big US companies his firm has interviewed want to keep the yuan low - an
opinion most executives will not voice publicly, Rein said.

In addition to opposition from the US-China Business Council, the
legislation is also opposed by business groups such as the US Chamber of

Before the Senate vote to conduct a debate, 51 US industry groups
wrote a letter to the Senate majority leader, Harry Reid, and the
minority leader, Mitch McConnell, urging senators not to adopt the bill
and warning that a "counterproductive" trade war may be the consequence.

The group, including farming and trading associations, wrote:
"Legislation that would increase tariffs on imports from China is
unlikely to create any incentive for China to move expeditiously to
modify its exchange policies. Rather, it would likely have the opposite
effect and result in retaliation against US exports into China."

US exports to China are a vital part of the US economic recovery,
says the US-China Business Council, which is based in Washington. China
is the third-largest US export market after Canada and Mexico, the two
US neighbors with whom the country has a free-trade agreement.

The business council says that last year exports to China rose 32
percent and that from 2000 to 2010 total US exports to China rose from
$16 billion (12 billion euros) to $92 billion (69 billion euros), or 468
percent. In the same period US exports to the rest of the world rose 55
percent, the council says.

"Exports to China contributed to growth and jobs in almost all congressional districts," Ennis said.

An editorial in The New York Times called the bill "the wrong way to deal with China".

"A Senate bill, with strong bipartisan support, to punish countries
that manipulate their currencies is a bad idea. It could do even more
damage to the American economy if - as is all too likely - China decides
to retaliate," the editorial said.

Li Xiang contributed to this story.
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PostSubject: Re: CHINA: Currency bill runs into opposition   Mon Oct 10, 2011 9:57 am

This is months and months old! July of this year.
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PostSubject: Re: CHINA: Currency bill runs into opposition   Mon Oct 10, 2011 10:08 am

The date is written different. Here is the link


These are all the current articles.
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PostSubject: Re: CHINA: Currency bill runs into opposition   Mon Oct 10, 2011 10:14 am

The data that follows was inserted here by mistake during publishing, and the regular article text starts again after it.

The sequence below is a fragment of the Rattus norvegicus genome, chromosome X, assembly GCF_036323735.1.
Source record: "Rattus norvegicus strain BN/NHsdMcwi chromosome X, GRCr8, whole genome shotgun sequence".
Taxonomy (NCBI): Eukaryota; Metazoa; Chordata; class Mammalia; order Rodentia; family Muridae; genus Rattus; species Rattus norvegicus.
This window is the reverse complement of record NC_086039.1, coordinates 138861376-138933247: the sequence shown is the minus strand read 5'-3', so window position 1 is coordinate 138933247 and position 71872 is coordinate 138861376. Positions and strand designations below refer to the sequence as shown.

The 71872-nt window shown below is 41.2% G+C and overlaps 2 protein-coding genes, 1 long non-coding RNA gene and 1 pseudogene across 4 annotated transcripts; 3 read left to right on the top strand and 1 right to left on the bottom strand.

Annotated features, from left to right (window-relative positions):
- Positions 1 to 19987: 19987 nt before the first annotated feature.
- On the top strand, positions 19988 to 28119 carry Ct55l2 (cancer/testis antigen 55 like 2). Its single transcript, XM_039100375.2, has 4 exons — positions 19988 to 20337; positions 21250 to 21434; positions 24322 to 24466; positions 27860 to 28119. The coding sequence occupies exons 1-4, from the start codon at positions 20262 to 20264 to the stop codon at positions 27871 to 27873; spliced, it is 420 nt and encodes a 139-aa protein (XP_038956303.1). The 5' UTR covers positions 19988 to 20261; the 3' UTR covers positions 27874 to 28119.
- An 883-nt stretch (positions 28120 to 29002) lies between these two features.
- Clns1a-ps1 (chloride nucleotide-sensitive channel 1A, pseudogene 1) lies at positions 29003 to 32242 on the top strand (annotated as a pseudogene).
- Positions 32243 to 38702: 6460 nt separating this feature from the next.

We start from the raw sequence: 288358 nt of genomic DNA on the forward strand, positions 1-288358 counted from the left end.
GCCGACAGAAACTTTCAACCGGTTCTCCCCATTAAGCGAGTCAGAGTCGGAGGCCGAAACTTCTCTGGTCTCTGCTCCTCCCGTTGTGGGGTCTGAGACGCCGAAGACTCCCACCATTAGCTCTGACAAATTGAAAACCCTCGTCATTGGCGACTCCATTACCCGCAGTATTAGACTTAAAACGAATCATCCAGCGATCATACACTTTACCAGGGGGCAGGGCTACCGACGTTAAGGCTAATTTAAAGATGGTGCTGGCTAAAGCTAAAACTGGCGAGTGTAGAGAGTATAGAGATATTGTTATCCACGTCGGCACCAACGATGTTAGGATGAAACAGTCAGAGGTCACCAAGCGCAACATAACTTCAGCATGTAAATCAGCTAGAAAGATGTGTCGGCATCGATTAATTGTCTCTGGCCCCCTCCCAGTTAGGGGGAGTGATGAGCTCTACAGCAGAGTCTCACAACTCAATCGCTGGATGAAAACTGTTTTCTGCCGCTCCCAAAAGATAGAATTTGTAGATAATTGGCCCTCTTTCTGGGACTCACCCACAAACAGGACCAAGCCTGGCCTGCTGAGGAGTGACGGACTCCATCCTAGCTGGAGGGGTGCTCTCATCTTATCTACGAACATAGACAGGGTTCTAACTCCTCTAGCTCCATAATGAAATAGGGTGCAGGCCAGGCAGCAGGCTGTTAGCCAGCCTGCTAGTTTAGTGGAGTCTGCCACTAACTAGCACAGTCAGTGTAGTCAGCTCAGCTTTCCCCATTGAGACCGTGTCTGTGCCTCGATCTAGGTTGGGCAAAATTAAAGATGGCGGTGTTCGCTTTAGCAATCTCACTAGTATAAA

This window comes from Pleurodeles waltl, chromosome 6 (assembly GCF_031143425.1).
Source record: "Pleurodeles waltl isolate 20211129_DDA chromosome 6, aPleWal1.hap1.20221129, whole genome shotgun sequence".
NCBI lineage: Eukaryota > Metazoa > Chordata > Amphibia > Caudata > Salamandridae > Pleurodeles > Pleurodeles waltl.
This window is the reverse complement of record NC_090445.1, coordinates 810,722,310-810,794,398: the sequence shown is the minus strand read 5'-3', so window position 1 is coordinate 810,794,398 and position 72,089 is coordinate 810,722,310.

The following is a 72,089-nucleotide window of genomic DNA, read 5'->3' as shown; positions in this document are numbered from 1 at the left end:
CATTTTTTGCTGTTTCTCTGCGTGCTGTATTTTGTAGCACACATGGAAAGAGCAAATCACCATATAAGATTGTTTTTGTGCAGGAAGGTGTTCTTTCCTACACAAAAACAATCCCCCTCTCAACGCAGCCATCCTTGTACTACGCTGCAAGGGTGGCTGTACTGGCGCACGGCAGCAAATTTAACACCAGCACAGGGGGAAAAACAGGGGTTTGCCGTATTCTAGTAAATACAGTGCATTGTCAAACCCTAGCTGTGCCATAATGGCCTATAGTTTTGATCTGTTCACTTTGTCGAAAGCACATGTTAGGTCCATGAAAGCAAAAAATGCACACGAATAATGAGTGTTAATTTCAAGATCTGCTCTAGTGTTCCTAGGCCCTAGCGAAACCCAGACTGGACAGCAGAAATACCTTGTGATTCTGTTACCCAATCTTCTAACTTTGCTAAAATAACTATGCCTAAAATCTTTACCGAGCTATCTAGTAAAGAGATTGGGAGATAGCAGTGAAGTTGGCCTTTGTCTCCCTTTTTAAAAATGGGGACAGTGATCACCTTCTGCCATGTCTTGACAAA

seems our Congressmen should be focused on our issues and stay out of China's way, at least until we get our act together.
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PostSubject: Re: CHINA: Currency bill runs into opposition   Mon Oct 10, 2011 11:05 am

@matwms wrote:
The date is written different. Here is the link


These are all the current articles.

Thank you! Embarassed Embarassed
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PostSubject: Re: CHINA: Currency bill runs into opposition   Mon Oct 10, 2011 11:45 am

So is this just more 'Smoke' to divert attention, or a 'Back Door Manuver' by the bad boys/elite, to stall the RV ?? The possible variations of senarios are endless and becoming less and less entertaining. What say we just get the RV DONE and get on with the rest of the details after... JMO (for the moment)
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PostSubject: Re: CHINA: Currency bill runs into opposition   Mon Oct 10, 2011 8:17 pm

I see this today Monday in the news.
I thought the RV would fix everything, yet there are many crisis going on ... are they just smoke to hide the RV coming ... or are they really relevant to what is going on.
There 's Germany, France, Greece, China . all in the economic news .. and the IMF is invloved in them all ... I thought the IMF knew about the RV .... how does this all play together .

Only wondering .

Someone wiser than I please put 2+2 together for me..... Thanks.

ATHENS (Reuters) - Greece moved closer on Monday to averting
immediate bankruptcy, wrapping up talks with EU and IMF officials on a
vital tranche of aid and expressing hopes of winning better terms on a
new bailout deal agreed by European Union leaders in July.

Without the next 8 billion euro aid installment Athens could run out
of cash as soon as mid-November, risking a default that would suck the
euro zone deeper into a debt crisis already shaking financial markets

"After a long series of talks and meetings with representatives of
the troika, we have concluded the circle of scheduled meetings and the
mission is expected to be concluded by tomorrow," Finance Minister
Evangelos Venizelos told lawmakers.

The EU, IMF and ECB mission chiefs, known as the troika, are likely
to conclude their visit to Athens by issuing a joint statement by
Tuesday. Back in Brussels and Washington, they will prepare reports for
euro zone finance ministers and the IMF's board, who will decide on the
aid tranche.

Greece has returned to the center of the euro zone debt crisis as a
deep recession and problems in implementing planned austerity measures
have upset the center-left government's deficit targets and threatened
to derail international bailout efforts.